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“The world’s more full of weeping that you can understand,” starts Song of the Sea, a stark contrast from the “everything is awesome” mantra that dominated animation last year. Song of the Sea is a film seeped in sadness, loss and regret, yet still is able to maintain a sense of overwhelming beauty and joy that few films are able to convey. Song of the Sea is a marvel, one that is both technically and emotionally overwhelming in its power.

Song of the Sea is deeply seeded in Celtic folklore, in a way that feels much more balanced than it was in director Tomm Moore’s previous film The Secret of KellsSong of the Sea is based in the myth of the selkie, where a person can become a seal in the water, but can then become human on land.

It begins with pain, as the young Ben watches his pregnant mother disappear as he falls asleep, only to wake up and find her gone, but with his new baby sister Saoirse remaining instead. Years later, the pain of losing his wife has left father Conor in a constant malaise and depression, as he stumbles around their lighthouse house, unsure how to go about his life. Meanwhile, even though Ben told his mother he would be the best big brother, he has neglected his duties, becoming constantly frustrated with his sister who still hasn’t talked after six years.


When Saoirse plays an ancient shell given to her brother my their mother, she seems to unleash magic into their world, leading her to the ocean filled with smiling seals and to her mother’s glowing coat. As she puts the coat on and enters the water, she turns into a seal, showing herself to be a selkie. When her grandmother finds Saoirse on the beach at night, however, she moves Ben and Saoirse from their father’s house and into the city. The two attempt a journey that makes them face the magic that the world is filled with and forces both of them to confront their fears that they’ve avoided until now.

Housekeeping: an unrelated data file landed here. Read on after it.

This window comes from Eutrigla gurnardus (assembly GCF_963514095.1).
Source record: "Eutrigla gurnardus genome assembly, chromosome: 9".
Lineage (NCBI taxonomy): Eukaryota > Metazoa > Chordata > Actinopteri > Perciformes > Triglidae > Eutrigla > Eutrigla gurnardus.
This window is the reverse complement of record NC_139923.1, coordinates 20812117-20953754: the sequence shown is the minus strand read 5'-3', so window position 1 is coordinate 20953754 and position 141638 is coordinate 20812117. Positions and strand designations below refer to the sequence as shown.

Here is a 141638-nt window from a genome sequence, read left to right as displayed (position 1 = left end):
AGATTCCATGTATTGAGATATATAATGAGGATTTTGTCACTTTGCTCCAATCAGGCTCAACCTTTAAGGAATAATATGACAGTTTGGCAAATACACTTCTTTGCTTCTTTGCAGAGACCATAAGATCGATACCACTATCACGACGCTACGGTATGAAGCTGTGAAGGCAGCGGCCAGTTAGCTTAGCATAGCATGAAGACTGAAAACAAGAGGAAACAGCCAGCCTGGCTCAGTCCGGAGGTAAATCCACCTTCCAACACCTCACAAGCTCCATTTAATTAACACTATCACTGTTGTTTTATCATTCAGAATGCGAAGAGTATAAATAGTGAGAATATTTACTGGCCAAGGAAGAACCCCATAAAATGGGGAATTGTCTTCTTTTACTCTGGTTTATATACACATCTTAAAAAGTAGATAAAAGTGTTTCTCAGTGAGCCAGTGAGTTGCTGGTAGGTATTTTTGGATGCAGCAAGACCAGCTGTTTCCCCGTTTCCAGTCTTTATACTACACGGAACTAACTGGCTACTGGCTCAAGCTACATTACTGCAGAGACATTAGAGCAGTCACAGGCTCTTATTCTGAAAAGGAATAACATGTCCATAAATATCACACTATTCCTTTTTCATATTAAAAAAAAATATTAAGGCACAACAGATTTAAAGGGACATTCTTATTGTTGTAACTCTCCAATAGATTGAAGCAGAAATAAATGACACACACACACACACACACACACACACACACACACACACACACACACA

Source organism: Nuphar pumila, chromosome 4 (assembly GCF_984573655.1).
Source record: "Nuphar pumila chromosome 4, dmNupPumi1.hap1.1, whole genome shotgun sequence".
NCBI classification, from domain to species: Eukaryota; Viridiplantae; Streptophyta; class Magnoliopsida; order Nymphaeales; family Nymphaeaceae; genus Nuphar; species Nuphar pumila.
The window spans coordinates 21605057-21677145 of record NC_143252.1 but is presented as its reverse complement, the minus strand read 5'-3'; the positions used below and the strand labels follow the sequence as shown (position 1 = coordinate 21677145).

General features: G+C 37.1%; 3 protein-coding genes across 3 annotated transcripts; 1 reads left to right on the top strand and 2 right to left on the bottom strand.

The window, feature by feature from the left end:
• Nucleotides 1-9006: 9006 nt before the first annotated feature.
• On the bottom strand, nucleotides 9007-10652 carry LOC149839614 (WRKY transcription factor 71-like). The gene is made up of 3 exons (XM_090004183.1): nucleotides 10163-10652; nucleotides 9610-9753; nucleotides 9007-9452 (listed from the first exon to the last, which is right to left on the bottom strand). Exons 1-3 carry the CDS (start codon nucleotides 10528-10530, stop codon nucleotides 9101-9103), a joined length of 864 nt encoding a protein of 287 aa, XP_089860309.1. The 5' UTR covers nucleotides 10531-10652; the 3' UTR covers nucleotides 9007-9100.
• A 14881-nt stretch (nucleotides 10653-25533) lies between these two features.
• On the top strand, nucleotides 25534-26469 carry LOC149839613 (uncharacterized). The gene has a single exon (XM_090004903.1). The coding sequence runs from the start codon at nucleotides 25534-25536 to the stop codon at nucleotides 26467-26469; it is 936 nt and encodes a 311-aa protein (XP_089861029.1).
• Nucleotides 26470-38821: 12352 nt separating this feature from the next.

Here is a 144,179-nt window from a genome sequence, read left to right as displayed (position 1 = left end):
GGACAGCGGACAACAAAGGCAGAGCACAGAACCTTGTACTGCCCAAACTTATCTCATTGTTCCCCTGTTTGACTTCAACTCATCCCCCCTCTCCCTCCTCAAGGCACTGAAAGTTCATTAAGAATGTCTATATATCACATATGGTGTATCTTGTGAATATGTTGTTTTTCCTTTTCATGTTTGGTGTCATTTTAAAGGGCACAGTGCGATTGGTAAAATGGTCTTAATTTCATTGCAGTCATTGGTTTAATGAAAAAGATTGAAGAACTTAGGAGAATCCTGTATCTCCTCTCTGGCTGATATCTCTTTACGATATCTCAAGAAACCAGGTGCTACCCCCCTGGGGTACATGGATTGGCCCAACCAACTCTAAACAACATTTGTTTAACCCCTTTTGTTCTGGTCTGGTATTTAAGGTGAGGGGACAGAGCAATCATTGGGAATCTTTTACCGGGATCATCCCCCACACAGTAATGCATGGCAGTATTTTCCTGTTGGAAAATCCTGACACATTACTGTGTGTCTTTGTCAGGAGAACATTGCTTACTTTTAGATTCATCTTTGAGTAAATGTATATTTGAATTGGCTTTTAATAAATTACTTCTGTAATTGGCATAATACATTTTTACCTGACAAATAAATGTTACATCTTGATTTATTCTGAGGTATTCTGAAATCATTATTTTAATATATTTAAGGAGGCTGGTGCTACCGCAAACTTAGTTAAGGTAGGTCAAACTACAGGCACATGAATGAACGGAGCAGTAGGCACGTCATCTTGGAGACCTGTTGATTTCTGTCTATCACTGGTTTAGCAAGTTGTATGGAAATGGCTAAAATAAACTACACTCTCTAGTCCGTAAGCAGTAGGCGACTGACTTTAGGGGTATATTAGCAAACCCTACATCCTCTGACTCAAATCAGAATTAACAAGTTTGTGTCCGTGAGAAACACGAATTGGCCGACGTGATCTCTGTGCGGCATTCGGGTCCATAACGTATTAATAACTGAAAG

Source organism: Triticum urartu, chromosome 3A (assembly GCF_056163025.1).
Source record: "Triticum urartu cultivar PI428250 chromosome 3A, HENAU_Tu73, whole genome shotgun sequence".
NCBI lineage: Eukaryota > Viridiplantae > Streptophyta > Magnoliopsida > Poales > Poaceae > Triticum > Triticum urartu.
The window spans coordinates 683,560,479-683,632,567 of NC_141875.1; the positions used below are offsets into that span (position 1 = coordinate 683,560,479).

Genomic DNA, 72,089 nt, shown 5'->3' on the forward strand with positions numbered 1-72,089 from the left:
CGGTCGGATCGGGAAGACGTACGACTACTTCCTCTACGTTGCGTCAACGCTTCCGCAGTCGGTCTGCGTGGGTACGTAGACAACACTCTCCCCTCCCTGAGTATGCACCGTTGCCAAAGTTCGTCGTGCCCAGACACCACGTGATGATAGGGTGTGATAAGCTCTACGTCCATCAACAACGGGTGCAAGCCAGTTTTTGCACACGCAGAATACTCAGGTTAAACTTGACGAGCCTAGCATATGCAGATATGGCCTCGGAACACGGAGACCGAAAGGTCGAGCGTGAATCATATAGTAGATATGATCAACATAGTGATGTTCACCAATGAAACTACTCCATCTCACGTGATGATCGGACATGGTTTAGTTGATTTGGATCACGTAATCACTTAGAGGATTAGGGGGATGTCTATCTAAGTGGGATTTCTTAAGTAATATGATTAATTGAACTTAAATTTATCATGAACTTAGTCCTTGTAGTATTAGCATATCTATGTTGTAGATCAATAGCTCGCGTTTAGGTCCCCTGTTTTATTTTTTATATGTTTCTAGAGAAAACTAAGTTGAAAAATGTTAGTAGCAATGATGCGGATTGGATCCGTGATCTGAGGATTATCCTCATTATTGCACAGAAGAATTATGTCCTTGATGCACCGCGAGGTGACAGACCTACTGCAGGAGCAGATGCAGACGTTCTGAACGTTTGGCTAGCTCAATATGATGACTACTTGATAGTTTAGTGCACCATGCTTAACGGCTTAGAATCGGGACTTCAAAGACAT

Moore’s style of animation makes every single frame absolutely gorgeous to a level where Song of the Sea might be one of the most beautiful hand-drawn animated films of all time. Moore creates so many levels to every shot, it would be worth it to pause every few seconds just to take in everything he’s doing within the screen.

While the story can often be convoluted and strange, Song of the Sea also goes quite deep with its messages of accepting the pain with the good moments, the effect of death on family and community and the importance of family. It’s a film that is not only visually rich, but gets into some fascinating elements rarely seen in animated films.

Everything may not be awesome in this world, but that’s what makes it wonderful. Song of the Sea is an incredible story of taking the best and worst life has with some of the most breathtaking animation ever created. It’s truly one of the most fascinating animated films to come out in years.